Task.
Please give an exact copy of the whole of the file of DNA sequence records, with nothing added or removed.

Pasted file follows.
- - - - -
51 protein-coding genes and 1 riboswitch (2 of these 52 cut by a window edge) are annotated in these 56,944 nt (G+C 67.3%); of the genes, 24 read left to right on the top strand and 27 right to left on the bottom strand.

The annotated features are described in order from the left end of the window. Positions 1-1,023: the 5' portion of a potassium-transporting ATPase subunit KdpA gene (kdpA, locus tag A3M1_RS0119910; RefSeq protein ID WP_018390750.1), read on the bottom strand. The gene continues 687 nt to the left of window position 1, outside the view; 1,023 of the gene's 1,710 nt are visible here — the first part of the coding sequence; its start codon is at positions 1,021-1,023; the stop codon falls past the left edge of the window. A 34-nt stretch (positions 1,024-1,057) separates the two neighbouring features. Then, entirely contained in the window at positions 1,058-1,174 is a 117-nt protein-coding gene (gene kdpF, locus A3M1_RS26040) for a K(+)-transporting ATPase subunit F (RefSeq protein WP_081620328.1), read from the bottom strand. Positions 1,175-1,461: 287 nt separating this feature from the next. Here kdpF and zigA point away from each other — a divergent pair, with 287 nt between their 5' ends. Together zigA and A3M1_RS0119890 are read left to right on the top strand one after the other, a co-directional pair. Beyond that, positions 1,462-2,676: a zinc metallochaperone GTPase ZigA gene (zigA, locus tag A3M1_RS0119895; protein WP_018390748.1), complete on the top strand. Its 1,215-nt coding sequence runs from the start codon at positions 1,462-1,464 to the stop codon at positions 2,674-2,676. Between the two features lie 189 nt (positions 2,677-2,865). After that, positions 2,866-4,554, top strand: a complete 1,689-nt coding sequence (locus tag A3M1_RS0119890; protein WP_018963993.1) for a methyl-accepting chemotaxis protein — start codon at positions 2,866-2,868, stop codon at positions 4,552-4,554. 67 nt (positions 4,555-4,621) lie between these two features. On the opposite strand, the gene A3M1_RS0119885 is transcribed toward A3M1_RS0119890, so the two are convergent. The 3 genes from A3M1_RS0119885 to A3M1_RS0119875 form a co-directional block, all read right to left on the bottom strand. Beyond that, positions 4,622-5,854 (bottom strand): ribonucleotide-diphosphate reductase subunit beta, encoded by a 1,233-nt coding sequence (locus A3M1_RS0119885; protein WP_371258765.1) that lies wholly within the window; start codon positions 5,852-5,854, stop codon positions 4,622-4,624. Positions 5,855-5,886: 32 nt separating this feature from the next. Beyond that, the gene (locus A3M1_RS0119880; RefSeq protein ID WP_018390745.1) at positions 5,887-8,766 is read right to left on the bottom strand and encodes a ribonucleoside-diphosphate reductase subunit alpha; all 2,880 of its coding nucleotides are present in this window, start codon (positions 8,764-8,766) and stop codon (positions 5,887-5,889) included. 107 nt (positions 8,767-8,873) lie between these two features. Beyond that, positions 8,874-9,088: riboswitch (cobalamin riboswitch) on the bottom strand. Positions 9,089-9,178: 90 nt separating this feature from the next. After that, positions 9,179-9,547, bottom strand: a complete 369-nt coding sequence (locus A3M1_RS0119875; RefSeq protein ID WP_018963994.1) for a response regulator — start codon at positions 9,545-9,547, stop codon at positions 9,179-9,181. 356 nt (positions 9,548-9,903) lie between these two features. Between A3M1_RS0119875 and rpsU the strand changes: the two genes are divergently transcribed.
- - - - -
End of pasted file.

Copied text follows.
51 protein-coding genes and 1 riboswitch (2 of these 52 cut by a window edge) are annotated in these 56,944 nt (G+C 67.3%); of the genes, 24 read left to right on the top strand and 27 right to left on the bottom strand.

The annotated features are described in order from the left end of the window. Positions 1-1,023: the 5' portion of a potassium-transporting ATPase subunit KdpA gene (kdpA, locus tag A3M1_RS0119910; RefSeq protein ID WP_018390750.1), read on the bottom strand. The gene continues 687 nt to the left of window position 1, outside the view; 1,023 of the gene's 1,710 nt are visible here — the first part of the coding sequence; its start codon is at positions 1,021-1,023; the stop codon falls past the left edge of the window. A 34-nt stretch (positions 1,024-1,057) separates the two neighbouring features. Then, entirely contained in the window at positions 1,058-1,174 is a 117-nt protein-coding gene (gene kdpF, locus A3M1_RS26040) for a K(+)-transporting ATPase subunit F (RefSeq protein WP_081620328.1), read from the bottom strand. Positions 1,175-1,461: 287 nt separating this feature from the next. Here kdpF and zigA point away from each other — a divergent pair, with 287 nt between their 5' ends. Together zigA and A3M1_RS0119890 are read left to right on the top strand one after the other, a co-directional pair. Beyond that, positions 1,462-2,676: a zinc metallochaperone GTPase ZigA gene (zigA, locus tag A3M1_RS0119895; protein WP_018390748.1), complete on the top strand. Its 1,215-nt coding sequence runs from the start codon at positions 1,462-1,464 to the stop codon at positions 2,674-2,676. Between the two features lie 189 nt (positions 2,677-2,865). After that, positions 2,866-4,554, top strand: a complete 1,689-nt coding sequence (locus tag A3M1_RS0119890; protein WP_018963993.1) for a methyl-accepting chemotaxis protein — start codon at positions 2,866-2,868, stop codon at positions 4,552-4,554. 67 nt (positions 4,555-4,621) lie between these two features. On the opposite strand, the gene A3M1_RS0119885 is transcribed toward A3M1_RS0119890, so the two are convergent. The 3 genes from A3M1_RS0119885 to A3M1_RS0119875 form a co-directional block, all read right to left on the bottom strand. Beyond that, positions 4,622-5,854 (bottom strand): ribonucleotide-diphosphate reductase subunit beta, encoded by a 1,233-nt coding sequence (locus A3M1_RS0119885; protein WP_371258765.1) that lies wholly within the window; start codon positions 5,852-5,854, stop codon positions 4,622-4,624. Positions 5,855-5,886: 32 nt separating this feature from the next. Beyond that, the gene (locus A3M1_RS0119880; RefSeq protein ID WP_018390745.1) at positions 5,887-8,766 is read right to left on the bottom strand and encodes a ribonucleoside-diphosphate reductase subunit alpha; all 2,880 of its coding nucleotides are present in this window, start codon (positions 8,764-8,766) and stop codon (positions 5,887-5,889) included. 107 nt (positions 8,767-8,873) lie between these two features. Beyond that, positions 8,874-9,088: riboswitch (cobalamin riboswitch) on the bottom strand. Positions 9,089-9,178: 90 nt separating this feature from the next. After that, positions 9,179-9,547, bottom strand: a complete 369-nt coding sequence (locus A3M1_RS0119875; RefSeq protein ID WP_018963994.1) for a response regulator — start codon at positions 9,545-9,547, stop codon at positions 9,179-9,181. 356 nt (positions 9,548-9,903) lie between these two features. Between A3M1_RS0119875 and rpsU the strand changes: the two genes are divergently transcribed.